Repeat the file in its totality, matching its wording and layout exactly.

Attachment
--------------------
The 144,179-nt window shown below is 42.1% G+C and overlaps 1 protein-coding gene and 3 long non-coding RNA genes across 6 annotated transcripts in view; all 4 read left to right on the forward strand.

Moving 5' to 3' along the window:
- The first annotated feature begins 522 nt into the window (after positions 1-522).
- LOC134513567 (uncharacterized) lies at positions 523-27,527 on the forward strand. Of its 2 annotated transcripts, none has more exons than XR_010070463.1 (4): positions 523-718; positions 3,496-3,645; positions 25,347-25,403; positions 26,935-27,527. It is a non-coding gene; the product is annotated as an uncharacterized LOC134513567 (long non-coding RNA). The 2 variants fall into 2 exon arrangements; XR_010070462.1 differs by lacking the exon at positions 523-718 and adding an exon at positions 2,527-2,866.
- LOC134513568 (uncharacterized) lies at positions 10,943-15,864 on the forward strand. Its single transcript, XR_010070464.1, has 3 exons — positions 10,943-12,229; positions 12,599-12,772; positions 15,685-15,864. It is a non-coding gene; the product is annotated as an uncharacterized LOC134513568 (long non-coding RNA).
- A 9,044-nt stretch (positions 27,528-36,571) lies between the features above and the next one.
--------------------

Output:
The 144,179-nt window shown below is 42.1% G+C and overlaps 1 protein-coding gene and 3 long non-coding RNA genes across 6 annotated transcripts in view; all 4 read left to right on the forward strand.

Moving 5' to 3' along the window:
- The first annotated feature begins 522 nt into the window (after positions 1-522).
- LOC134513567 (uncharacterized) lies at positions 523-27,527 on the forward strand. Of its 2 annotated transcripts, none has more exons than XR_010070463.1 (4): positions 523-718; positions 3,496-3,645; positions 25,347-25,403; positions 26,935-27,527. It is a non-coding gene; the product is annotated as an uncharacterized LOC134513567 (long non-coding RNA). The 2 variants fall into 2 exon arrangements; XR_010070462.1 differs by lacking the exon at positions 523-718 and adding an exon at positions 2,527-2,866.
- LOC134513568 (uncharacterized) lies at positions 10,943-15,864 on the forward strand. Its single transcript, XR_010070464.1, has 3 exons — positions 10,943-12,229; positions 12,599-12,772; positions 15,685-15,864. It is a non-coding gene; the product is annotated as an uncharacterized LOC134513568 (long non-coding RNA).
- A 9,044-nt stretch (positions 27,528-36,571) lies between the features above and the next one.